Tuesday, 24 April 2012

on brollies, flashes and angles

I'm trying to understand what really happens using flash bounce in a silvered brolly, so I've done some tests to see what happens. All these are using a 90cm brolly (some special offer I got ages ago). The photos are all taken with the camera and flash on manual and within each series the settings are unchanged.
Naked flash into brolly.
Reference piccy
flash with single layer of tissue
into brolly.
loses 0.7 stop, and shows
slight yellow cast. At this
distance and angle there is not
a lot of difference in softness.

The following photos are all taken with the camera and flash on manual and within each series the settings are unchanged.
The naked series shows a naked canon 270EX II naked on wide. The horizontal dispersion isn't too bad, but vertically the fall off is drastic, with the top and bottom panels fading away to almost nothing (well at least 4 stops down).
on axis:
centre 95, outer 65-15
30 degrees:
centre 90, outer 70-12
45 degres:
centre 75, outer 85-10
60 degrees:
centre 40, outer 70-10
75 degrees:
centre n/a, outer 40
90 degrees

The loo paper series shows a canon 280EX II on wide with a small piece of loo paper (1/2 thickness, i.e. 1 of the 2 plys) taped over the flash head. This setup gives really wide dispersion, with minimal fall off until over 45 degrees off-axis. Note that the camera settings are not the same as above, so the two series shouldn't be compared.
The centre is around a stop brighter than the outer part, but this is much better than the naked flash.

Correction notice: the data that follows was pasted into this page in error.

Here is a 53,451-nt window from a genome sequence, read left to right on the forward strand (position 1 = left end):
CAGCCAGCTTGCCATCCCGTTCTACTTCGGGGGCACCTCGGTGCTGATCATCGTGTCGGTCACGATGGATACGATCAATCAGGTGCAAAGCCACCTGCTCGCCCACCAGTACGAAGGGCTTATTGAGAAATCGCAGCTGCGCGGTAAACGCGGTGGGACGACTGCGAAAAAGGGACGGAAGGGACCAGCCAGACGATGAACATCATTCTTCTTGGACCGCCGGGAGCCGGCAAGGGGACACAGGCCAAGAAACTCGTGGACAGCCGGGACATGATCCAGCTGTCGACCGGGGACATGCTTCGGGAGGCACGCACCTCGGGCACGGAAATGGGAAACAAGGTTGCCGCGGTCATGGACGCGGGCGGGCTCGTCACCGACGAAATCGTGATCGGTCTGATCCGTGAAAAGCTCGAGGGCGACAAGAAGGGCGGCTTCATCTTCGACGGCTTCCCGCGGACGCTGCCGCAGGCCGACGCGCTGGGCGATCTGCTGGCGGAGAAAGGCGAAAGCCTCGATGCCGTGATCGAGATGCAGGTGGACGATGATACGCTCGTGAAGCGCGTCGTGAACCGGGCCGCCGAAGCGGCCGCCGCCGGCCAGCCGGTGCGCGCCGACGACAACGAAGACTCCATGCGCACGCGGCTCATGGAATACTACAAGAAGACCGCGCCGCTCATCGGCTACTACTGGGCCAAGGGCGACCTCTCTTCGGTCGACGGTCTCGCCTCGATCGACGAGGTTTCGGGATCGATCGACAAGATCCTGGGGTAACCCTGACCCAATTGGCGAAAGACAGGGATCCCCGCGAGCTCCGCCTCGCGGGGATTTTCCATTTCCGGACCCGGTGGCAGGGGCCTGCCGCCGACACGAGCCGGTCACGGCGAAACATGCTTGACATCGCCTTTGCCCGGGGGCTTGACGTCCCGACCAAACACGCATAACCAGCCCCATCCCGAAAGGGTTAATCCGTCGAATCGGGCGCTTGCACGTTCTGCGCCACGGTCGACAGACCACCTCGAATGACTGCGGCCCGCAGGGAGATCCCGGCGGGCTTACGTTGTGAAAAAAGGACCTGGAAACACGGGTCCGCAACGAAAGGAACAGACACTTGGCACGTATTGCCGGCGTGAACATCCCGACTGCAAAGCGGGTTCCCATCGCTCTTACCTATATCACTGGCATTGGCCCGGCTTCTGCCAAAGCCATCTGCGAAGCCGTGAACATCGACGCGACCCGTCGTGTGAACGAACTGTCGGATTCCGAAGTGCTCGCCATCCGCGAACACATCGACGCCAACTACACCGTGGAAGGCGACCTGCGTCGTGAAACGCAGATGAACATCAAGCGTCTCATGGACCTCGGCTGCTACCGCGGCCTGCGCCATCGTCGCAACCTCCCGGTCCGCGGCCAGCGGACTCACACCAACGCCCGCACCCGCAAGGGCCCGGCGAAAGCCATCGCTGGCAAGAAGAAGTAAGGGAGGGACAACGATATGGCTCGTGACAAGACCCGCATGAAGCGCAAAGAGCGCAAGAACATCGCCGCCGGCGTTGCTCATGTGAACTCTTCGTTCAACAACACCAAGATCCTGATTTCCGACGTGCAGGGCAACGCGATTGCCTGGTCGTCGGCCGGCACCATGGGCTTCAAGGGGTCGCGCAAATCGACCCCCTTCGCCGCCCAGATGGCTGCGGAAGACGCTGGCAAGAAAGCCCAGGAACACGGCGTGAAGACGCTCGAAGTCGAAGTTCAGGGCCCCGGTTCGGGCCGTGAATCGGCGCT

on axis:
centre 120, outer 60 - 80
approx 30 degrees
centre 110, outer 55
approx 45 degrees:
centre 110, outer 55
approx 75 degrees:
centre 80, outer 50
approx 90 degrees:
all 25

Wednesday, 14 March 2012

Pixel king with speedlite 270EX II

The Pixel Kings give you control over flash power in groups (as with Canon's built in flash control system), but now the Pixel King receiver defines the group for the flash mounted on each PK receiver.

So a Pixel King + 270EX II means you can have all the benefits of radio wireless link, and put the 270 into any group.  It's still just a smallish flash, so you may still need a bigger beast for some things, but where you don't need too much power, these little flashes are small, light and only need to AA batteries.

Saturday, 11 February 2012

compasses and apps using android sensors

The image stability of android apps that use the sensors varies enourmously, many are very jiggly to the extent of being almost unusable.  It seems that the raw sensor data can be pretty noisy, and many apps make little or poor attempts to deal with this.  A few use heavy smoothing to try and fix this, but this increases the lag which doesn't help.

There are a few apps that seem to have tackled the problem successfully, so I shall have to find out how to do this to make my app work well.

  1. Google's skymap is reasonably smooth, but noticeably laggy - could do a lot better 4/10
  2. Sun Path sylde is very jiggly indeed - 2/10
  3. 3D compass is quite responsive, but does tend to go a bit wild 5/10
  4. Steady compass takes a few moments to settle when first started but then is then very steady indeed and has very little lag - just a shame it's only doing it in 2D.  8/10

Tuesday, 7 February 2012

enabling remote access to the database

This sets up the database so you can access it from other computers (for example using psql)

  • amend the hba file to specify access conditions:
    • file: /etc/postgresql/9.1/main/pga_hba.conf
    • append: host    all     all  trust
  • amend the main config file to listen externally as well as internally
    • file: /etc/postgresql/9.1/main/postgresql.conf
    • amend the line #listen_addresses = 'localhost'
    • to: listen_addresses = '*'
    • (don't forget to remove the #)
  • restart postgresql
    • sudo /etc/init.d/postgresql restart

Sunday, 5 February 2012

roll your own openstreetmap server - Ubuntu 11.10

Looks like there a few benefits from setting up an OSM server on Ubuntu 11.10 as most of the software used is now at 'good' versions - only mapnik lags behind, but while the standard OSM XML files are still not mapnik 2 compliant, that can be a good thing too.
So here's a complete rundown on getting an OSM server up and running.

getting the server ready